• Fear: The eyebrows will be raised and drawn together, usually in a straight line. There may also be wrinkles in the center of the forehead just between the eyebrows—but not across. Their eyes may have the upper white showing, but not the lower white. 
  • Disgust: The eyes may be narrow, and the nose may be slightly wrinkled. Look out for a quick flash of the upper teeth, too. 
  • Anger: The eyebrows are lowered and drawn together, with vertical lines between them. The lips may also become tense, with corners down, or in a square shape.
  • Happiness: It's easy to spot a fake smile if you know the trick. Look for crow's feet near the outside of the eyes. If they're not there and the lips are in a smile, chances are the person isn't conveying genuine happiness. 
  • Sadness: Sadness can be difficult to detect. Look to see if the inner corners of the eyebrows are drawn in and then up, and if the corners of the lips are drawn down. The lower lip may also very slightly pout out. 
  • Contempt: if you someone dislikes you, one side of their mouth may slightly raise, looking somewhat like a smirk.

If you're tuned into micro-expressions, you may be able to spot them in the workplace, however, micro-expressions only last a split second, so you'll need to be quick.

Watch (But Don't Rely on) Body Language

Our bodies can start communicating before we even speak, and you've probably heard about common clues. For example, you may have read that crossing your arms can mean you're defensive, or that checking your watch may indicate that you're distracted. While both might be true, making assumptions can be dangerous, Reddington said.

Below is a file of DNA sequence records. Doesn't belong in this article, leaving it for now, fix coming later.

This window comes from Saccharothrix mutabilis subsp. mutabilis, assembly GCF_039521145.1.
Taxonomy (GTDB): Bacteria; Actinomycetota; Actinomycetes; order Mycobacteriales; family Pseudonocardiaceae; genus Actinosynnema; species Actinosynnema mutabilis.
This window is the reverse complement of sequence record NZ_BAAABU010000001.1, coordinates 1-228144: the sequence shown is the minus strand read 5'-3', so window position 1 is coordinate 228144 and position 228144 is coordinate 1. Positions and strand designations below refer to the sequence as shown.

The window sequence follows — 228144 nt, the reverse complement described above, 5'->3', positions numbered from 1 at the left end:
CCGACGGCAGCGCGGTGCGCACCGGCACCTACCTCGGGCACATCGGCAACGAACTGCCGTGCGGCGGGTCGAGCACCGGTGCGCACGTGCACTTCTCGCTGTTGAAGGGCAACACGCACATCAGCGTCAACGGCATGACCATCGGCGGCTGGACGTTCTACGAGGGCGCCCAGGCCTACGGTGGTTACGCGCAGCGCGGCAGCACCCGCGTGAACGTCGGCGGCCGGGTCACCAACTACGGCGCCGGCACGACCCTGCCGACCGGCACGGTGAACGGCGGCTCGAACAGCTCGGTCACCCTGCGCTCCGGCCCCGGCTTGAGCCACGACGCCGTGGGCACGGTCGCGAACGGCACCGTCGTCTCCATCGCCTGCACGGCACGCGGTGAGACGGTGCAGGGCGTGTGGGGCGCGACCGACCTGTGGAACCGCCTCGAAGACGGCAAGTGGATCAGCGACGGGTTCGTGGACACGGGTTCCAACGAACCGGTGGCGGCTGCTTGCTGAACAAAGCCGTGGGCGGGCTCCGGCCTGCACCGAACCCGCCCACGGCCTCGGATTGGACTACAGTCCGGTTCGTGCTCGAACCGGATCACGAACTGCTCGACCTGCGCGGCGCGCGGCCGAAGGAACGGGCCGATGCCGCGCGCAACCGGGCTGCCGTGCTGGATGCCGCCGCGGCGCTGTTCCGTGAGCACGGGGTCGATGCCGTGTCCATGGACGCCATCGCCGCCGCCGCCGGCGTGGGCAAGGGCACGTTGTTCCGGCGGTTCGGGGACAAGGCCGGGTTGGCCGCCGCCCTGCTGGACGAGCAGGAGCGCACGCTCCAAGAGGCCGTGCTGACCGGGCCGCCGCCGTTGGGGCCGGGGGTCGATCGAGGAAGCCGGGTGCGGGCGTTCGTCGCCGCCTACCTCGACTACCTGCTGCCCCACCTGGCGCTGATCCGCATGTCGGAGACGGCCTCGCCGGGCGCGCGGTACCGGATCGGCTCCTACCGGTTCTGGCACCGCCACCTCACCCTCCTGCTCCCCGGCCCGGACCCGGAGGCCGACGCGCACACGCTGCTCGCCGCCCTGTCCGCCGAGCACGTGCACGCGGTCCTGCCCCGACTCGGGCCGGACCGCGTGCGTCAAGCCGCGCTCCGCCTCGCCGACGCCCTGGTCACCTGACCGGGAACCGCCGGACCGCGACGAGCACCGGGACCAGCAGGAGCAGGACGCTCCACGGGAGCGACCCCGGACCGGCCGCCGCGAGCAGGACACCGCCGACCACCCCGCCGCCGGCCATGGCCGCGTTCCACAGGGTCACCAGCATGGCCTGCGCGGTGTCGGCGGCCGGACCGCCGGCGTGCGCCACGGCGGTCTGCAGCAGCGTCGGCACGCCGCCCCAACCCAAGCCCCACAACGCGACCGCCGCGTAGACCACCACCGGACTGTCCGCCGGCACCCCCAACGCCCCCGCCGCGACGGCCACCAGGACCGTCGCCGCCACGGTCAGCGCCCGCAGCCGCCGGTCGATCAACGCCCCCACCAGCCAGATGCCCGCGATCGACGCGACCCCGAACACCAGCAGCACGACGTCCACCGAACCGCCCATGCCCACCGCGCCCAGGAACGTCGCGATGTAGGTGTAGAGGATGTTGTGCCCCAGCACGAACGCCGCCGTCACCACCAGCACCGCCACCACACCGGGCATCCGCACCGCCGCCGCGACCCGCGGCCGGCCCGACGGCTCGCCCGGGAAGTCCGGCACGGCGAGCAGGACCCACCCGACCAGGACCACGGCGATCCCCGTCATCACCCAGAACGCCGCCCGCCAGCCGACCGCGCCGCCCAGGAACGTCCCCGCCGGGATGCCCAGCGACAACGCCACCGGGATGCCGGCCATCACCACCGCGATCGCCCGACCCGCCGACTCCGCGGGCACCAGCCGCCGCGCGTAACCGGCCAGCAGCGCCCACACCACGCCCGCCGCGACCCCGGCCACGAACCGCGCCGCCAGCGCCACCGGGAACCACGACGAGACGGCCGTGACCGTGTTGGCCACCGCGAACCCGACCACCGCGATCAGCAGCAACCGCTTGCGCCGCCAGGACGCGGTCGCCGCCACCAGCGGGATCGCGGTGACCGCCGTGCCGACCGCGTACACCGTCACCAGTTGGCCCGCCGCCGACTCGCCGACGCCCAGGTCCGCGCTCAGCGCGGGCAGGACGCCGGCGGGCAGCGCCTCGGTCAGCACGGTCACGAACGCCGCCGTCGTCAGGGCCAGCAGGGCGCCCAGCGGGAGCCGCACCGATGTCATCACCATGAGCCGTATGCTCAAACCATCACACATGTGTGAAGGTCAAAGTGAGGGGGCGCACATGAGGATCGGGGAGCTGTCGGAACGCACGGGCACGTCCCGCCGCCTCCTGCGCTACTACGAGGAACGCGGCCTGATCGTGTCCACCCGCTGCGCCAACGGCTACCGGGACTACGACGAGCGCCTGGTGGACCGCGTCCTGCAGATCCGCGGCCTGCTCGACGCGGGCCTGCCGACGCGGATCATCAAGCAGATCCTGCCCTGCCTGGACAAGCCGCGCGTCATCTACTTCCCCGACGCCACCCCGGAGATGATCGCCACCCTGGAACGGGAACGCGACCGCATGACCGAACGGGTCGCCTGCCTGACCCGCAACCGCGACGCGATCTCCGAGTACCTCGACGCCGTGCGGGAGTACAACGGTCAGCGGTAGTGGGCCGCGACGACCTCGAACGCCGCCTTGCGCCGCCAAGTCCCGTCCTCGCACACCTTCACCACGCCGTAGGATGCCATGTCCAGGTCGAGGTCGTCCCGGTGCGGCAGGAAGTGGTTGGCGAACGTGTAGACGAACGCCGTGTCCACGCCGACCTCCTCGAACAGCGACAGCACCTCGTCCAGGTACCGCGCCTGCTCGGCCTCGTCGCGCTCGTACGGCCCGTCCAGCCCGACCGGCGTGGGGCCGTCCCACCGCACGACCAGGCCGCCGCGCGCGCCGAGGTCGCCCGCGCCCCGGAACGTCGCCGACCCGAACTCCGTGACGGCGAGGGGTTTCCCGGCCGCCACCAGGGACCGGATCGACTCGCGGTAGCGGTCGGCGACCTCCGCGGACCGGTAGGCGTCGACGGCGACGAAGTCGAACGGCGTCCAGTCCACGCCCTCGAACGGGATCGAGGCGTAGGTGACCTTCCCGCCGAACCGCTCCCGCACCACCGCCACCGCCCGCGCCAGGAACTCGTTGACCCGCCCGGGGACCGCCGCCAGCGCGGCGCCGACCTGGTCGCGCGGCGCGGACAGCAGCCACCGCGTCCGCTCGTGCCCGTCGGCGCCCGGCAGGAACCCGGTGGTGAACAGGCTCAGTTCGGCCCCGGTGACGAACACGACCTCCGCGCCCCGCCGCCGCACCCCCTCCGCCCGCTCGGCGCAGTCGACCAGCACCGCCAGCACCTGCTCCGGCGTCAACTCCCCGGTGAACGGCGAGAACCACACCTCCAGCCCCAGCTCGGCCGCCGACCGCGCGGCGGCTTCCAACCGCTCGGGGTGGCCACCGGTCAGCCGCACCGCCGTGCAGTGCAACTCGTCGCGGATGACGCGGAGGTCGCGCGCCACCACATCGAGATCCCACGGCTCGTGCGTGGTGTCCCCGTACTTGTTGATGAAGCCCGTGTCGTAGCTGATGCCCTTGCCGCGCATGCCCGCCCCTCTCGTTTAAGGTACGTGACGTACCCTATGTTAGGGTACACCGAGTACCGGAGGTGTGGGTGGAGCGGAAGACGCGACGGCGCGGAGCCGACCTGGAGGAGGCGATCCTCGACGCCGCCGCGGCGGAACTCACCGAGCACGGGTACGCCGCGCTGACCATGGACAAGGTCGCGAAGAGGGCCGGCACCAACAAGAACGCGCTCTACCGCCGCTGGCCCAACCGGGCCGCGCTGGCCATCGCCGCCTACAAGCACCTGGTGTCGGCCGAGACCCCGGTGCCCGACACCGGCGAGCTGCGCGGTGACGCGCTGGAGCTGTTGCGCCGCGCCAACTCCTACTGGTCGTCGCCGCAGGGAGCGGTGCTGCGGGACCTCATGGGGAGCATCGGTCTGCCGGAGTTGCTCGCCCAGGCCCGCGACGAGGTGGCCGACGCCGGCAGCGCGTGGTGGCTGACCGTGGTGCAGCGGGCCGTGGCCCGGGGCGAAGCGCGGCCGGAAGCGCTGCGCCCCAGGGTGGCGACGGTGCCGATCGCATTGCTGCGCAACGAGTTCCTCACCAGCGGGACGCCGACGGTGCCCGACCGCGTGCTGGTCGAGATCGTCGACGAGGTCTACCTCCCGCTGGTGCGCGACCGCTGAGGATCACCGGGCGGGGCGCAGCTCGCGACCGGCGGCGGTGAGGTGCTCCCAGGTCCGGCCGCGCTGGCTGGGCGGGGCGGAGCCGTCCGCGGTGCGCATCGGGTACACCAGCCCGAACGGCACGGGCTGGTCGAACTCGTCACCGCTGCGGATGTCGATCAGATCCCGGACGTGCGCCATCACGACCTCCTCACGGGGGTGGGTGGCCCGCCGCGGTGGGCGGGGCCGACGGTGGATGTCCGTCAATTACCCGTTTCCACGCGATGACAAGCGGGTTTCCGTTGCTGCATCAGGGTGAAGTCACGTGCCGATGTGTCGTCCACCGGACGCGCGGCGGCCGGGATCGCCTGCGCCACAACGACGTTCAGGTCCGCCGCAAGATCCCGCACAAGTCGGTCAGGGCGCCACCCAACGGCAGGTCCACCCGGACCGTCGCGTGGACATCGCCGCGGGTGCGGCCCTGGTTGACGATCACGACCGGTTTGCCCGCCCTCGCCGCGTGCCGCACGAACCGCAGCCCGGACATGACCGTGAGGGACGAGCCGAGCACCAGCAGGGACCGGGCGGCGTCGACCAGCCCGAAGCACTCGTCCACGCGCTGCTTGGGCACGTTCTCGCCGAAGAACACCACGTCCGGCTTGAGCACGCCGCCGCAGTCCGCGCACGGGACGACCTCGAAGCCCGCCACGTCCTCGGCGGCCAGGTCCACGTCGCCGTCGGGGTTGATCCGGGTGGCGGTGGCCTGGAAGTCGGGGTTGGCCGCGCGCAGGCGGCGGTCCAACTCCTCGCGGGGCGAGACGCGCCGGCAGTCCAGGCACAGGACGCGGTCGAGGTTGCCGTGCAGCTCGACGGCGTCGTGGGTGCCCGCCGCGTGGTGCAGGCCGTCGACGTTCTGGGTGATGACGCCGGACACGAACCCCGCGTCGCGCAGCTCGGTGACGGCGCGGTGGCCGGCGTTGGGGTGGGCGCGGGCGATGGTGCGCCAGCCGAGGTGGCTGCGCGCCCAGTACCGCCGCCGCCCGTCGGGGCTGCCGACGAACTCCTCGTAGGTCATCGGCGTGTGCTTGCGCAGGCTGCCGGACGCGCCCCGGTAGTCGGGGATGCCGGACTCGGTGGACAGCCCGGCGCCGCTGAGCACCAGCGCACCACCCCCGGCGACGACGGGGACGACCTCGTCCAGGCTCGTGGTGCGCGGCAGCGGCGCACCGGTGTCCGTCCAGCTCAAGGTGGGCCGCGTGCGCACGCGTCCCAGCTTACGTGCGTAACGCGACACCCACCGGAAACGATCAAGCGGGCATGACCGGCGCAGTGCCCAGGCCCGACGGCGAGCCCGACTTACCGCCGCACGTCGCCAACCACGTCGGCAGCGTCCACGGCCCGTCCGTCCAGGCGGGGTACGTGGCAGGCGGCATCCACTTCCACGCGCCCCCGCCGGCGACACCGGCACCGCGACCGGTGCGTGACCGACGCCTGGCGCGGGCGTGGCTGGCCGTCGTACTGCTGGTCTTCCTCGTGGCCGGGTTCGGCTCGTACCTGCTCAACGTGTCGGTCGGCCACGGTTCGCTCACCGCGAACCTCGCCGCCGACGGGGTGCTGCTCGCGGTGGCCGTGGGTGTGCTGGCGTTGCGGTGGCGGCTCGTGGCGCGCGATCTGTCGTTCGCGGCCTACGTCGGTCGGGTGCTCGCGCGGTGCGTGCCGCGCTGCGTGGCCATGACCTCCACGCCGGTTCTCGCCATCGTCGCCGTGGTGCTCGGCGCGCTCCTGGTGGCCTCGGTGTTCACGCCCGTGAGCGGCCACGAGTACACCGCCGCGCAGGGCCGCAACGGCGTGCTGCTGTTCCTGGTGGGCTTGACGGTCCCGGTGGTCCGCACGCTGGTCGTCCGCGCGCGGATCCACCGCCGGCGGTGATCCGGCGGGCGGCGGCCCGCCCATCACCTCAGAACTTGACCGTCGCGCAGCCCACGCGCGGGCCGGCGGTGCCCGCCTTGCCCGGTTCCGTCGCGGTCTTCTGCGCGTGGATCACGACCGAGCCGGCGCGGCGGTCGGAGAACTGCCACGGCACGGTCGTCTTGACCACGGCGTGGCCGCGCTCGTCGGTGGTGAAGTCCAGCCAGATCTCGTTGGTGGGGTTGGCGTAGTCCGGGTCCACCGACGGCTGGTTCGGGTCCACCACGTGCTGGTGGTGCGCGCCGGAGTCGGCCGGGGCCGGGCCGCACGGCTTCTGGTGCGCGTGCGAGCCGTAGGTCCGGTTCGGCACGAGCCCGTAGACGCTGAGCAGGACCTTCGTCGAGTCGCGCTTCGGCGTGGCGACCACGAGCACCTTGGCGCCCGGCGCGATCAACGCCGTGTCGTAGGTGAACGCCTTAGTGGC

"Many of the behavioral 'tells' that we have been told throughout our lives run the gamut from being sometimes contextually true to rarely ever true," he said. "Crossing the arms, for example. You might think, 'Oh, they're defensive.' Well, not necessarily. They might be thinking hard. They might have a sore back. The room might be cold. There are different reasons why they might be crossing their arms."

When you see those signals, Reddington said to look for context. For example, is the room cold? Do they appear to be physically uncomfortable? Or does their face indicate that they're in deep thought? "Those extra awareness pieces are all very important," he noted.

Body language clues may be even harder to pick up over Zoom, DeYoung said. "We're all talking heads" on Zoom, he said. "If they have their cameras on, you can see their face and read the tone, but most people can appear stiff on camera."

"We are emotional creatures," DeYoung said. "Trust your own gut and instincts. If you feel like something's not right, you're probably right."

The best thing to do is to confirm your suspicions with a conversation and never an e-mail, DeYoung recommended. "I see so many people get in trouble misinterpreting words and language, because what's missing in an e-mail is the emotional component," he said. "The best thing to do is to say, 'Hey, it seems like things are not right. Can you tell me what's going on?' "

Stephanie Vozza is a freelance writer based in Franklin, Tenn.